Why I won’t write your essay for you

Never say young millenials are timid or lacking initiative, writes Megan McArdle on Bloomberg View. They have the chutzpah to ask random strangers, such as columnists and academics, to write their essays on carbon taxes, global warming the Affordable Care Act, the Federal Reserve, etc.

“Some petitioners helpfully include the structure and word count they are looking for,” she writes.

In a three-paragraph essay, with topic sentence, explanation and conclusion, McArdle explains why she’s not doing their work for them.

“The first reason that I am not going to do your homework for you is that I have already graduated from high school,” she writes. “Now I have plain old work, which actually takes up quite a bit of my time.”

Homework assignments teach valuable lessons, such as “how to a) find information and figure out what it means and b) do things you don’t particularly enjoy,” she adds.

Finally, it wouldn’t do any good to turn in an essay written by a professional, McArdle advises. “Your teacher is apt to notice the sudden improvement in your prose and research skills.”

How to talk to kids about cheating

Cheating ramps up during middle school, where just over 60 percent of students reported cheating on exams and 90 percent admitted to copying another students’ homework,” writes Jessica Lahey. In high school, 75 percent of students admit to academic dishonesty. Parents should talk to their children about cheating.

Don’t assume your child understands the difference between collaborating and cheating, paraphrasing and plagiarism. Brush up on the definition of plagiarism and the reason we give others credit for their work. Discuss the realities of cheating: Academic dishonesty can destroy her reputation as an honorable person, not to mention her relationships with teachers.

Next, ask why she’s cheating and discuss your concerns with the teacher, Lahey advises. Most parents resort to denial when their child is accused of cheating.  Admitting it will “go a long way toward reinforcing the partnership between you and your child’s teacher.”

Don’t help too much with homework. One in five adults admits completing part of a child’s homework assignment.  “Let your child discover her own answers.”

Finally, if you catch your child cheating, don’t cover for her. Take this opportunity, while she is still young and the stakes are still low, to hold her accountable for the consequences of her actions.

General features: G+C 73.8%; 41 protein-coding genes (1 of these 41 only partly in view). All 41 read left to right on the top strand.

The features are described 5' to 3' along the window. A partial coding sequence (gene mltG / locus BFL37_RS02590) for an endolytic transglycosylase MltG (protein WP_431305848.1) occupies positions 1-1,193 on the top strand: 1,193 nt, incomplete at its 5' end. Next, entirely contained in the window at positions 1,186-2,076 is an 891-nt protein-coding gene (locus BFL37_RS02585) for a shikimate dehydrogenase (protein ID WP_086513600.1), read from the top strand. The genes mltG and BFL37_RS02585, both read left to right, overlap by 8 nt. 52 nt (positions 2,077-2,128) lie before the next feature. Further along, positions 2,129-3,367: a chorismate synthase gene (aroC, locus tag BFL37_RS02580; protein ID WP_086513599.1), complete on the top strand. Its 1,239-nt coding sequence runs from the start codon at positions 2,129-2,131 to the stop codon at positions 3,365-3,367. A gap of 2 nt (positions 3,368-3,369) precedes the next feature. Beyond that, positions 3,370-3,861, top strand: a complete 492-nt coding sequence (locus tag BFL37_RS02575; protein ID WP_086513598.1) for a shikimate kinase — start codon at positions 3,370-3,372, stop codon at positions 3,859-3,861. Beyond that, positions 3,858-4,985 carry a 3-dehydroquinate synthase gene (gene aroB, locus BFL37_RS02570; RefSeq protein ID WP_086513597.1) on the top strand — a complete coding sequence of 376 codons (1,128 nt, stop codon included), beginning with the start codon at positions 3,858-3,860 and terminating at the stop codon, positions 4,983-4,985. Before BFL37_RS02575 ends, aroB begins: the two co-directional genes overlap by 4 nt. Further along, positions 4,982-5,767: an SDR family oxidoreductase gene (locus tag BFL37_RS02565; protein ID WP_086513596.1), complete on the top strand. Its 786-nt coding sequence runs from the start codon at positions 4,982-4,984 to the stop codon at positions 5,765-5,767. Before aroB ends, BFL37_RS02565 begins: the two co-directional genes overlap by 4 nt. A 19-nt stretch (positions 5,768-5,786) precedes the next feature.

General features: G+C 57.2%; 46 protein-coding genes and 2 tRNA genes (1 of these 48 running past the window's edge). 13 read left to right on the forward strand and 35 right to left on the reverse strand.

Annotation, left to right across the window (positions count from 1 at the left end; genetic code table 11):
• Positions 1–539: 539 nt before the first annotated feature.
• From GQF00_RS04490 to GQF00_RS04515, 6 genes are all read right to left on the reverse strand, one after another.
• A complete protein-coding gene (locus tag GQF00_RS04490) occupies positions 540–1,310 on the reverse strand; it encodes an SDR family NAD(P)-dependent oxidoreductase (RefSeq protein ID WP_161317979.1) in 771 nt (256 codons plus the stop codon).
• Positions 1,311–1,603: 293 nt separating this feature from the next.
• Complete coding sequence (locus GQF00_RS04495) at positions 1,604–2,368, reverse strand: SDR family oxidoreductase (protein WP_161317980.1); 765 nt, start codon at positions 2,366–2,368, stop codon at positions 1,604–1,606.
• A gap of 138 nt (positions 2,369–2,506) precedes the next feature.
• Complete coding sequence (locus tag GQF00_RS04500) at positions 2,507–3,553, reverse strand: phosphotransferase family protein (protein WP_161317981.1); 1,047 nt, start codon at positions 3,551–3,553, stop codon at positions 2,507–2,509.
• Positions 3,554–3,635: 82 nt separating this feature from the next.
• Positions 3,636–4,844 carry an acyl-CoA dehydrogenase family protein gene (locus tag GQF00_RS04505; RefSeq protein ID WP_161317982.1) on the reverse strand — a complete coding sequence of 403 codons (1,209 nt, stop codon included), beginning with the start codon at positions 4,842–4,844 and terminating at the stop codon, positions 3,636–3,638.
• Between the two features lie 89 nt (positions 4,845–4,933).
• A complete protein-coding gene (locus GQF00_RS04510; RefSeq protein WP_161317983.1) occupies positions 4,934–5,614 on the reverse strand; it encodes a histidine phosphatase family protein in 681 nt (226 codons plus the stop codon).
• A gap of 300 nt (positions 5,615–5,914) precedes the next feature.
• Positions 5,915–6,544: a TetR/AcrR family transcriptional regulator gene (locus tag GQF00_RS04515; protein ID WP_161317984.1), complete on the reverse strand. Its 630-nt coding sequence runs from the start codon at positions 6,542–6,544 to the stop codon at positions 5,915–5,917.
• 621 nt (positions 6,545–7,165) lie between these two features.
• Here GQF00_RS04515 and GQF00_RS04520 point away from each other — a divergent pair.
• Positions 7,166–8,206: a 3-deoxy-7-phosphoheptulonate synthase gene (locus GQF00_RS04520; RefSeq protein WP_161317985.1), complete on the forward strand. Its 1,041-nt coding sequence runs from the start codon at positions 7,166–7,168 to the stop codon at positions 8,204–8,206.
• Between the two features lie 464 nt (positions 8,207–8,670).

Lisa Heffernan, writer of the parenting blog Grown and Flown, offers advice for parents: Convince your kids they’d rather face “my short-lived disappointment with a poor grade rather than my devastation, humiliation and sadness at my failures in parenting and their faulty moral compass.”

Plagiarism as a science

Courtesy of EducationNews.Org, we learn that TurnItIn.com issued a report recently about plagiarism.

The most interesting thing about the report is its taxonomy of plagiarism — ten tidy little categories that neatly lay out various ways that students academically misbehave.  We’re told which are the most common and which are of the most concern to educators.

The conclusion of the report is a little underwhelming — teachers should be clear about their academic standards — but the taxonomy is a neat way of thinking about the issue.

It’s not the only way, of course, and it’s a little cartoonish, but if you’re not going to sit down and do semi-rigorous conceptual analysis of academic dishonesty, it’s a great place to start.

Plagiarists rely on social media

Plagiarism Report

Cheating is easy in digital age

It’s too tough to transfer

It’s too tough to transfer from community college to a four-year college or university. Only 10 percent of students who start at community college complete a bachelor’s degree.

Also on Community College Spotlight:  Rio Salado College has developed its own plagiarism detector.

Cheating is the norm

All of My Favorite Students Cheat, writes Christopher Doyle, who’s taught for 25 years, in Education Week.

They copy homework (the most frequent form of dishonesty), crib on tests (second-most-favored tactic), and lift text from the Internet (either verbatim or with minor changes in wording). There have been a few outliers who refuse to engage in it. Ironically, I encounter them most often in so-called “lower level” classes.